Life with Jesus

The Big Thaw

I went to Nashville two weeks ago to visit my sister and she basically got the flu the second I landed and felt better the second my plane took off to return to Dallas. Miraculously, I did not catch her bug, although I doted on her like a mother hen and bought the second season of My Big Fat American Gypsy Wedding so we could watch more of Pat Baby and his 16 year old daughter who’s “searching for a husband”.

This week, however, I’ve been battling a cold. I haven’t taken any medicine to ease my symptoms, but instead, I’ve been dosing myself with a steady stream (pun intended) of netipots and Emergen-C. I even offered to demonstrate how to use the netipot to my two Taiwanese friends and they laughed at me, the jerks.

This cold has helped me appreciate how much I appreciate being able to breathe through my nose. It’s no fun to sit on the couch and breathe through my mouth like a neanderthal. As I come out the other side of it, I am so much more appreciative of how healthy we usually are.

It’s funny to me how my nasal passages draw a direct correlation to my spiritual life. You see, I’m fiercely independent and I get in these funks where I only want to do things by myself or not at all. My spiritual life suffers.

It’s no surprise to anyone that our adoptions have not gone the way we have wanted them to, which is a joke because, well, it’s adoption and it’s hard and bureaucratic and messy. Slowly but surely, I threw a spiritual temper tantrum and tried to rip control of my life away from God. The more I took from Him, the less connected I am from the Father.

I always find the post-frozen-wasteland of your spiritual life hard because it requires that all important emotion of humility. I also think that Satan lays it on pretty thick during these times because it feels like waking up from a really long nap. You know you need to get up; you want to get up; but your body’s natural inclination is to stay in bed because you’ve been down for so long.

I’ve been reading about the woman at the well. I love all stories of Jesus’s interaction with women because he was a total stud whose level of courtesy towards women would have fit in at A&M. I really like this story because Jesus and the woman, let’s call her Marge, are both sassy to each other.

For those of you that don’t know (you can read the story here), Marge was living with a man she was not married to and had been married five times. In her culture, she was labeled a harlot, probably a reputation that was so ingrained it was inescapable. When she meets Jesus at the well and he talks to her, she shows her surprise by (probably) doing a double take and asking the Samaritan equivalent of, “Are you talkin’ to me?” Then Jesus tells her about living water and she sasses him by asking if he’s as great as Jacob. Jesus then tells her that he knows about her tawdry past, reveals his true identity as the Messiah, and offers Marge a clean slate and eternal life. Her cold heart was thawed and she was welcomed back into society because the Messiah had offered her a second chance (and a third, a fourth, and so on). She had been forgiven and she was made new.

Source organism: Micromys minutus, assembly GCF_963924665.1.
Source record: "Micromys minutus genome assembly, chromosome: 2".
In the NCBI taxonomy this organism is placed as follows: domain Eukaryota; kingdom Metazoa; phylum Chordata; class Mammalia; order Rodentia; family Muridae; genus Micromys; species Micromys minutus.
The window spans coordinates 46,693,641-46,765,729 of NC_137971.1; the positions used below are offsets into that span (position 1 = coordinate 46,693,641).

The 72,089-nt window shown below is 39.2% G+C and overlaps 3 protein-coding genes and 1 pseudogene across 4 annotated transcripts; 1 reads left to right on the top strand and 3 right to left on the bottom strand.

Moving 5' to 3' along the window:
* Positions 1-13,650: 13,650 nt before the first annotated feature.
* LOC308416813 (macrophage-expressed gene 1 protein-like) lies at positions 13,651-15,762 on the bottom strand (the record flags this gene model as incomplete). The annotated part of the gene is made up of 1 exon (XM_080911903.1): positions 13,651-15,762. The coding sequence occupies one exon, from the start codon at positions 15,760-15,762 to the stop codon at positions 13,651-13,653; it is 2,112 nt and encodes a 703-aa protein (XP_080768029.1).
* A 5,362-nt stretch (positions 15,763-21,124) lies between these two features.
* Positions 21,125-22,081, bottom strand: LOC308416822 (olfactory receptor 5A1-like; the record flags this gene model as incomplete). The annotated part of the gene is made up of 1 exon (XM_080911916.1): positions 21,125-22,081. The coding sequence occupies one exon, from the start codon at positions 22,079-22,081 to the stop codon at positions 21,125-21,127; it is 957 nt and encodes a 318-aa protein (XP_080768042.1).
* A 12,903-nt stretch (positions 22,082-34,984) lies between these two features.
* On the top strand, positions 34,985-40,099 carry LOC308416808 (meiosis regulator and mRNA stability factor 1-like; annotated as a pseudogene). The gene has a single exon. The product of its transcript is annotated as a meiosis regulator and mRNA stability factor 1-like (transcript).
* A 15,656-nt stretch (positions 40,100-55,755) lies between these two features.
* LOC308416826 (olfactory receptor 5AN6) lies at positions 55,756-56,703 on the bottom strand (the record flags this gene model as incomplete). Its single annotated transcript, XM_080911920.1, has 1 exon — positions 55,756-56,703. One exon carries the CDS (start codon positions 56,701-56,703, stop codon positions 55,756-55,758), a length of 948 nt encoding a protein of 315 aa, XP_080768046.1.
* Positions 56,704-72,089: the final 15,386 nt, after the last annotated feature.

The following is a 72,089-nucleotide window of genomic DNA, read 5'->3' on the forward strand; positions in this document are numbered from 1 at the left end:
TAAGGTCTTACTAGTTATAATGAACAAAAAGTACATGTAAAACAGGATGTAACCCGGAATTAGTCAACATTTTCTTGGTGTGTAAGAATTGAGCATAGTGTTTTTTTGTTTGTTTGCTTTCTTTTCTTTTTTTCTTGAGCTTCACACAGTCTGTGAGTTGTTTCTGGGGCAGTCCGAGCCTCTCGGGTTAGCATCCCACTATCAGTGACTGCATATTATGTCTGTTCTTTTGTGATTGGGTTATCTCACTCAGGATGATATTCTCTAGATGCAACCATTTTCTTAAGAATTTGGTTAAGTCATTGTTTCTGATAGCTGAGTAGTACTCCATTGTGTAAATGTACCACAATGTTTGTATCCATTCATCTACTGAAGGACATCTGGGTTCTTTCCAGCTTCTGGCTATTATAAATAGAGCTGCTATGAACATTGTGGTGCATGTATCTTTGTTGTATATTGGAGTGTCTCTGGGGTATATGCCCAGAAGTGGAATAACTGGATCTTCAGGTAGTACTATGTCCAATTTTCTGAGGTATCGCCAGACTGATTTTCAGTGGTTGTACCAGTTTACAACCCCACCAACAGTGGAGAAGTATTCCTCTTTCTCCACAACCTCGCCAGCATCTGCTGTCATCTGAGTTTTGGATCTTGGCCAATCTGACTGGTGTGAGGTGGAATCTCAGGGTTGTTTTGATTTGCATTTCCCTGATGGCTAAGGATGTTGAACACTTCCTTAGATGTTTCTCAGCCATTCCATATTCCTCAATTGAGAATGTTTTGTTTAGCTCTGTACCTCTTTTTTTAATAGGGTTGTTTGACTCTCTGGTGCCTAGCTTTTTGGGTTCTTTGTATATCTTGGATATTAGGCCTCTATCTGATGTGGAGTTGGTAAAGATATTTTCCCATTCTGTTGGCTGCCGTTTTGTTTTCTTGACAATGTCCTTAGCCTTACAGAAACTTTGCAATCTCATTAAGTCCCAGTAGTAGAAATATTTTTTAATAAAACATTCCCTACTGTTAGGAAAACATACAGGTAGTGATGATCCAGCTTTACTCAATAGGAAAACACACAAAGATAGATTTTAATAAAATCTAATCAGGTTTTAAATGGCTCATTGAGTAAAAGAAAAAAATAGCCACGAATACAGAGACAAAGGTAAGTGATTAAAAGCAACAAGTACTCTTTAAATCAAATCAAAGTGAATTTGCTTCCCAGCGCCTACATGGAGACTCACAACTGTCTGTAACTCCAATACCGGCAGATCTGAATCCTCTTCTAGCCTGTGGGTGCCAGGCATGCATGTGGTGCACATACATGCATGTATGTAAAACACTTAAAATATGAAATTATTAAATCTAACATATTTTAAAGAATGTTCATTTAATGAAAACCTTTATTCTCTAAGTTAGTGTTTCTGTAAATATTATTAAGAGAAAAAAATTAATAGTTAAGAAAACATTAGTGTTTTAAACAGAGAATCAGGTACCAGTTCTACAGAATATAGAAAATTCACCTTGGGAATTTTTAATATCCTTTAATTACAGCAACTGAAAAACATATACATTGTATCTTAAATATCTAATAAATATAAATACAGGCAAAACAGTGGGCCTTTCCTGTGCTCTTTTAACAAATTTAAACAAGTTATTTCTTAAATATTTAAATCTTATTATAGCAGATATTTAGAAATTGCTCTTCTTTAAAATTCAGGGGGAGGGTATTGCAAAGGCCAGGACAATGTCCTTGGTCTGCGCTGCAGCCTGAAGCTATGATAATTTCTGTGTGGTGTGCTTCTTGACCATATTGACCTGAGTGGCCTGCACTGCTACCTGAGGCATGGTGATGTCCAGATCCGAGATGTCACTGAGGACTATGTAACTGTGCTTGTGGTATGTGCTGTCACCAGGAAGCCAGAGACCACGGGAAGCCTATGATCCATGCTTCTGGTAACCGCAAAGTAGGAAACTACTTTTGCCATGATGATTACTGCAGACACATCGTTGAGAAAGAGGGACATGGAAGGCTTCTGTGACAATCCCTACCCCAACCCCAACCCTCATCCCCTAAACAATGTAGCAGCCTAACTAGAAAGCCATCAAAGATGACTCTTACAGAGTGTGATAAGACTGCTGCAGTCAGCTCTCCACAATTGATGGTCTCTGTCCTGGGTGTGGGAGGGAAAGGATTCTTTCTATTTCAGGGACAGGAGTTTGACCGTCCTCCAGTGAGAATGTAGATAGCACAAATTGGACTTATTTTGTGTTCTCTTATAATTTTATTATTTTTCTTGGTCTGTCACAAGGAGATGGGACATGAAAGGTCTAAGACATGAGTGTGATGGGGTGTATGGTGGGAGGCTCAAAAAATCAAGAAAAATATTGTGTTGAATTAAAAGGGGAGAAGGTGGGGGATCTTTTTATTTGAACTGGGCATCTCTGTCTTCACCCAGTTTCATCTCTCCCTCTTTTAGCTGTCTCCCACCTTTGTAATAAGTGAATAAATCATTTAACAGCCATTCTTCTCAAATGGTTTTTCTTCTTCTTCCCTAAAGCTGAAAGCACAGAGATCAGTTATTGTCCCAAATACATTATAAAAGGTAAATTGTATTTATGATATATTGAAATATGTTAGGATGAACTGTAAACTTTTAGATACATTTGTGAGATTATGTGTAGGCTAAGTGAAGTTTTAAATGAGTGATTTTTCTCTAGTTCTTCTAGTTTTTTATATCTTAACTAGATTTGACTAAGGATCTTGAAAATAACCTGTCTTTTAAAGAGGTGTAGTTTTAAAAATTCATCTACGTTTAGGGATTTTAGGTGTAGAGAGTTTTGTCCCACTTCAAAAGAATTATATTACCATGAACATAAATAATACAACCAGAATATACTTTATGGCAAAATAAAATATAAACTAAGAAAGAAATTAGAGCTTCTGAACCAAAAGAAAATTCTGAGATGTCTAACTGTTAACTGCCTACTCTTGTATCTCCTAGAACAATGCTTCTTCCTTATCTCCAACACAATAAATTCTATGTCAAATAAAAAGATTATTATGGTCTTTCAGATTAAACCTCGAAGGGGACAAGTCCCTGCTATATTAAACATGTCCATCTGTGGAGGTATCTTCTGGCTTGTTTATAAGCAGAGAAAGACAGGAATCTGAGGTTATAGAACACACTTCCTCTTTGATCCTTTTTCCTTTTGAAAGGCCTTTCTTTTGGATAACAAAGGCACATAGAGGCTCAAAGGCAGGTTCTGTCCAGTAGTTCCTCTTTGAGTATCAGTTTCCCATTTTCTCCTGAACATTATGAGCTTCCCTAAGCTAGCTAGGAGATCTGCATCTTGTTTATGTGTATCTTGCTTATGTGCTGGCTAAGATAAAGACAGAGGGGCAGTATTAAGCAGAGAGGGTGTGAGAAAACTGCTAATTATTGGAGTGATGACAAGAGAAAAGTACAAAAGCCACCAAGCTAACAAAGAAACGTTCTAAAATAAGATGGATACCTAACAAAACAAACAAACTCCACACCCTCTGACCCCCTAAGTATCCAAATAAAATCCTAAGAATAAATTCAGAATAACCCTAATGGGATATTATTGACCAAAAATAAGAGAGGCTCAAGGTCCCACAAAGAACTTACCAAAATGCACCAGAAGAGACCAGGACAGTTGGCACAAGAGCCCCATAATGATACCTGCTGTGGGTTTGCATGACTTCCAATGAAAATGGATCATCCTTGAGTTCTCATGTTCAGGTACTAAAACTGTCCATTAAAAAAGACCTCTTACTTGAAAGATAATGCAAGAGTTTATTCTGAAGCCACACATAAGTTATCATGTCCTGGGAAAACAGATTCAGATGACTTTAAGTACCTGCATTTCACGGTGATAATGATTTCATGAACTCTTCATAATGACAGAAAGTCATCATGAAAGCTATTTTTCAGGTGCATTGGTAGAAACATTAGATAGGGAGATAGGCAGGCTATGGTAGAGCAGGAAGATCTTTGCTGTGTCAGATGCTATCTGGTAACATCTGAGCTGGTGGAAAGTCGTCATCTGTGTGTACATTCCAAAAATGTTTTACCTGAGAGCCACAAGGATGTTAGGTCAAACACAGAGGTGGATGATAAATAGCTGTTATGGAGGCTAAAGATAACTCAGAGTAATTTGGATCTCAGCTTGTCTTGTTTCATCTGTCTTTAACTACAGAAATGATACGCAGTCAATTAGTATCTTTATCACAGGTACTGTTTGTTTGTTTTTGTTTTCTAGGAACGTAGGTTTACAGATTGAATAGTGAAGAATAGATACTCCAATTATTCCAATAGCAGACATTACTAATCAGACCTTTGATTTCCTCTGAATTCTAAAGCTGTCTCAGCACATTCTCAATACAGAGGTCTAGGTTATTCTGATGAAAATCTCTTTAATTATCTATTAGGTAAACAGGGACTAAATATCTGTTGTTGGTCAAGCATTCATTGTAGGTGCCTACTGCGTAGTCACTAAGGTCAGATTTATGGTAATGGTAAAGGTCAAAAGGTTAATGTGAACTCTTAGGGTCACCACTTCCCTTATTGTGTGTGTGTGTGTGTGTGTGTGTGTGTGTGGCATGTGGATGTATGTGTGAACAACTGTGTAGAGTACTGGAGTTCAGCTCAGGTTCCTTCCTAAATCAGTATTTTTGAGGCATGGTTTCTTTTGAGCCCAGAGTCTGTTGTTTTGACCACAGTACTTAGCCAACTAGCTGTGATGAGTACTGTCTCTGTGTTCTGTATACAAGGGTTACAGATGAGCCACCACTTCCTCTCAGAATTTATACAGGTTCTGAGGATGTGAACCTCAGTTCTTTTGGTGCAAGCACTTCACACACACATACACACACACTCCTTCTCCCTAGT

As my cold heart starts to thaw after a time in the spiritual wasteland, I slink back into God’s presence like Gracie when she’s chewed on something she’s not supposed to. The shame and self-loathing can get pretty high during this time, but God has put into place pretty good countermeasures against those destructive emotions. Grace, comes to mind, along with love, forgiveness, and mercy. He rejoices when his prodigal daughter returns to Him.

We talk alot with our international students about why God chose to give us free will. “Why let us choose to be bad? Why not just make us be good?” they ask. Our answer is always the same. God didn’t want robots who were programmed to love Him, because that love isn’t real. Only when you choose to love someone does it really make sense. Also, I think God has made good use of our tendency to wander. As we find our way back into His presence, His forgiveness shines a little brighter, His love a little warmer, and His grace a little sweeter.

So, cold heart, why don’t you stick that in your spiritual neti-pot and drain your sinuses?

2 thoughts on “The Big Thaw

  1. We also come out of times like this smarter and wiser about how we got trapped. God is great. Loving you snot and all. Mom

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